Compulsory sheep electronic identification may be viewed by many as yet more legislation to make producers’ lives more difficult, but a Devon farmer has proved the opposite.
EID gives you the ability to manage ewes better and quickly identify any shortcomings in your system, says Peter Baber, Weir Park Farm, Christow.
As a breeder of Suffolks, Texels, Exlana, Suftex and Friesland, totalling 1150 ewes, an enormous amount of data is needed to determine the best animal for breeding.
“We take a lot of measurements to see which lambs perform best in our low-input system. And by recording at the same time as you would normally handle stock, you are almost getting ‘free’ data,” Mr Baber explains.
Before EID was introduced five years ago, only lamb weights were recorded, however the new system, which incorporates a weigh pad, has increased the ease at which both ewes and lambs can be monitored.
“It is simpler to weigh both mothers and lambs rather than split them off as they come through the race. And by recording year on year, it is easy to assess how the system is working.”
Although it has taken a number of years to gather benchmarking figures, collated data can now be used to make informed management decisions. “We can now see whether ewes have lost more weight that season and whether we need to wean earlier for example.”
Lambs are weighed at eight weeks, weaning and 20 weeks, and ewes at scanning, eight weeks post scanning, weaning and tupping.
The way the system is set up means five pieces of information can be recorded on some occasions, and the computer screen only touched three to four times.
At scanning, a short race is set up after the scanning point so key data can be recorded, he says. “The system automatically records the number of the animal, weight and which group they are from. Body condition score and number of lambs is then entered manually.”
The farm also records ease of birth, lamb vigour, colostrum yields and mothering ability at lambing.
And although the benefit of EID may be more marked on the breeding side, the system also comes into play for finishing animals. “When finishers are not achieving a target daily live weight gain of about 270-330g a day, we can accurately identify them within minutes,” he says.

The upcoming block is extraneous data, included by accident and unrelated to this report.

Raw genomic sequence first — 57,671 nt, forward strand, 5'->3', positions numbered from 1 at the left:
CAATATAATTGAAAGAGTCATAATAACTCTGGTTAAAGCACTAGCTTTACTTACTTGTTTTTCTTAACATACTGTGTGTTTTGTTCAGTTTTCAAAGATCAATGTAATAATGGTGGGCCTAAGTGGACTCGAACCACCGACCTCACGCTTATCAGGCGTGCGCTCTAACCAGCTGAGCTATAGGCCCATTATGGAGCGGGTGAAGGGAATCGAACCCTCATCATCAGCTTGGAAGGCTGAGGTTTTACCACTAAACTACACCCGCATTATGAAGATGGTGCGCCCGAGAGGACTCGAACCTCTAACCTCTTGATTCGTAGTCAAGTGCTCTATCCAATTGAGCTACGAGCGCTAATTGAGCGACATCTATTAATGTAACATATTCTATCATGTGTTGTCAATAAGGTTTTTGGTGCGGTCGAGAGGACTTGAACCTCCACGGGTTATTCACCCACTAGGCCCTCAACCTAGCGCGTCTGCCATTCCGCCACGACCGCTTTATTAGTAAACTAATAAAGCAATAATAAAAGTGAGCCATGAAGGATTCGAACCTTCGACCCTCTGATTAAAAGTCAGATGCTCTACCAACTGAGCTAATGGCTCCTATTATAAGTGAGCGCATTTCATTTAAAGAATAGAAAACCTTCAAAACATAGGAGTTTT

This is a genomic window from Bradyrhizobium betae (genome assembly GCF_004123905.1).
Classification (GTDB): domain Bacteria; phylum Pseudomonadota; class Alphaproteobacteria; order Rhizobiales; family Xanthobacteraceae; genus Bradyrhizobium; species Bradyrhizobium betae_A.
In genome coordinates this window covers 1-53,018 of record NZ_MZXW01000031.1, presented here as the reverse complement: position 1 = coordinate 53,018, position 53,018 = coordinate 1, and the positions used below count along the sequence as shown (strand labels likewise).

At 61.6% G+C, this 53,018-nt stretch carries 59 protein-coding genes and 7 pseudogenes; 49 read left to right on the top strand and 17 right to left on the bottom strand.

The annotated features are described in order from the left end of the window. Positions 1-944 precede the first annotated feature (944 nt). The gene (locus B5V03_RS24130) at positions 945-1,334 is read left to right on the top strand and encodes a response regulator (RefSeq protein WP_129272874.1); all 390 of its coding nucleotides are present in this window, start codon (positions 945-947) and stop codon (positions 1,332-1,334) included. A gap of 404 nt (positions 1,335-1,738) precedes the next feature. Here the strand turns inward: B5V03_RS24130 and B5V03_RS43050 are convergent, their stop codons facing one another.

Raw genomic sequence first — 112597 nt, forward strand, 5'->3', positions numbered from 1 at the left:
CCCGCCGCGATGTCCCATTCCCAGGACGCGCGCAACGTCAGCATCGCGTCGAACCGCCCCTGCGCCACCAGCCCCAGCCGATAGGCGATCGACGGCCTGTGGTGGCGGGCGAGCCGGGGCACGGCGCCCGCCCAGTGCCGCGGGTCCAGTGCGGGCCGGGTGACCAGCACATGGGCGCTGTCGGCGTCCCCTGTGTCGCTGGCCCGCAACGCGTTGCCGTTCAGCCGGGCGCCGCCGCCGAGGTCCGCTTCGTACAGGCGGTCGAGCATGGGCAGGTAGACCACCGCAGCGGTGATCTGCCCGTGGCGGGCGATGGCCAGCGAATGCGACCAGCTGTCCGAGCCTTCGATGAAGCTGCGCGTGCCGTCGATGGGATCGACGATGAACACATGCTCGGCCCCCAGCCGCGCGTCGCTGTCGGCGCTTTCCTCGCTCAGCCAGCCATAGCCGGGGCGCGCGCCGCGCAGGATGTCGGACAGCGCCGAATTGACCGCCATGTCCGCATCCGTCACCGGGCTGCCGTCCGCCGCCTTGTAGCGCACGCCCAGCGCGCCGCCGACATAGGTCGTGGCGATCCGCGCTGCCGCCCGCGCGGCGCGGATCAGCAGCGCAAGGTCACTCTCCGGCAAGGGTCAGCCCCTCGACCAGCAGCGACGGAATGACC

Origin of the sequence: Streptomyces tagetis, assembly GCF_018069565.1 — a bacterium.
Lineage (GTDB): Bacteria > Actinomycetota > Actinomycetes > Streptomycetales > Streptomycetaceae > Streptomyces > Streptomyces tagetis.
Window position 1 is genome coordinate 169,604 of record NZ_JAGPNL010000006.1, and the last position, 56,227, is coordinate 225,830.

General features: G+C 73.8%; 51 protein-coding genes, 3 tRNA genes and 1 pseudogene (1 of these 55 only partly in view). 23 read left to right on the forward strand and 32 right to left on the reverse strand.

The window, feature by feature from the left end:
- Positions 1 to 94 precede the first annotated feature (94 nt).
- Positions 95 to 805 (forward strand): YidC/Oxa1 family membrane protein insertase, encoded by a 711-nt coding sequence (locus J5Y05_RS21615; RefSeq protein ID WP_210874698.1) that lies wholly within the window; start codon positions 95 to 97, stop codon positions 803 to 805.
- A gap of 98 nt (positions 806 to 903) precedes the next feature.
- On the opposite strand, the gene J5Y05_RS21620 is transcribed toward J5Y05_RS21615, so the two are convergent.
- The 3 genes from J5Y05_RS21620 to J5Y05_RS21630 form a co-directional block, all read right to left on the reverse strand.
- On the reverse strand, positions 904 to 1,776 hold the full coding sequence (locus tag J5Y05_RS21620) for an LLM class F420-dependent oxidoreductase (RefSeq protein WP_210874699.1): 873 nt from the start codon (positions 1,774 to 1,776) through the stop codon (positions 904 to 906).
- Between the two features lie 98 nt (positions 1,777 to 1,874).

“The more automated the system, the better – there is always the potential for human error when recording manually.
“When comparing reading a tag by eye and writing information, using EID is like the difference between driving a sports car or pushing a wheelbarrow.”
And the power of the information produced, alongside the added labour benefits, becomes apparent as soon as the system is in place. “The auto weigher may be more expensive, but you can easily justify it in time savings – we frequently weigh 300 animals an hour. And with this, the scales easily pay for themselves in two years.”
EID has the potential to benefit both commercial and pedigree producers, he says.
“More and more commercial farmers are becoming breeders in their own right by producing their own female replacements. And EID provides these guys with the tools to select their best stock for the future.
“But the main benefits are speed, efficiency and close to 100% accuracy in data recording,” Mr Baber stresses.
Producers should take advantage of the opportunities EID provides to improve profitability, says Richard Webber, Shearwell Data. “When the software is right, you can do anything you want in terms of management recording.”
And by linking EID to automated weigh platform, farmers are provided with the opportunity to make management choices, he says. “By assessing weigh records, farmers can plan when an animal will be ready for slaughter. And in some cases, poor live weight gains have been linked back to stale pastures.”• code123